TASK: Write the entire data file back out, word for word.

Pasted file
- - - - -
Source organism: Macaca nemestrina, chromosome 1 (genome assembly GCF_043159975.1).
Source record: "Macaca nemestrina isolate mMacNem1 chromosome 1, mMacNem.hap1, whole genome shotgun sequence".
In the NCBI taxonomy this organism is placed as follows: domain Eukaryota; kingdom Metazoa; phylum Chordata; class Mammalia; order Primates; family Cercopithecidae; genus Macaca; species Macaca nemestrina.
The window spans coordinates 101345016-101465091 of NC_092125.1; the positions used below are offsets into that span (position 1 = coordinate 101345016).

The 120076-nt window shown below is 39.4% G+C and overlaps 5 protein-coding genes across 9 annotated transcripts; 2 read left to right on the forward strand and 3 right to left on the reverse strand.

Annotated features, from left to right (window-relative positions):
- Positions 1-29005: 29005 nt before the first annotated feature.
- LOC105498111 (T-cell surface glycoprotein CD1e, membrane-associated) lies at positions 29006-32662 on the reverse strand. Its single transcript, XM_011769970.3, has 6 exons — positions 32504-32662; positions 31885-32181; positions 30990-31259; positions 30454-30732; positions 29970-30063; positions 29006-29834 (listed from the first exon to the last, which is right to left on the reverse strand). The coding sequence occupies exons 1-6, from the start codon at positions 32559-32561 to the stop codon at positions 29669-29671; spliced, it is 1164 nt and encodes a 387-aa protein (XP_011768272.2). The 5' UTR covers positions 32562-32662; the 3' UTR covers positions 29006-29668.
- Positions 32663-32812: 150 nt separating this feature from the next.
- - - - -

Source organism: Macaca nemestrina, chromosome 1 (genome assembly GCF_043159975.1).
Source record: "Macaca nemestrina isolate mMacNem1 chromosome 1, mMacNem.hap1, whole genome shotgun sequence".
In the NCBI taxonomy this organism is placed as follows: domain Eukaryota; kingdom Metazoa; phylum Chordata; class Mammalia; order Primates; family Cercopithecidae; genus Macaca; species Macaca nemestrina.
The window spans coordinates 101345016-101465091 of NC_092125.1; the positions used below are offsets into that span (position 1 = coordinate 101345016).

The 120076-nt window shown below is 39.4% G+C and overlaps 5 protein-coding genes across 9 annotated transcripts; 2 read left to right on the forward strand and 3 right to left on the reverse strand.

Annotated features, from left to right (window-relative positions):
- Positions 1-29005: 29005 nt before the first annotated feature.
- LOC105498111 (T-cell surface glycoprotein CD1e, membrane-associated) lies at positions 29006-32662 on the reverse strand. Its single transcript, XM_011769970.3, has 6 exons — positions 32504-32662; positions 31885-32181; positions 30990-31259; positions 30454-30732; positions 29970-30063; positions 29006-29834 (listed from the first exon to the last, which is right to left on the reverse strand). The coding sequence occupies exons 1-6, from the start codon at positions 32559-32561 to the stop codon at positions 29669-29671; spliced, it is 1164 nt and encodes a 387-aa protein (XP_011768272.2). The 5' UTR covers positions 32562-32662; the 3' UTR covers positions 29006-29668.
- Positions 32663-32812: 150 nt separating this feature from the next.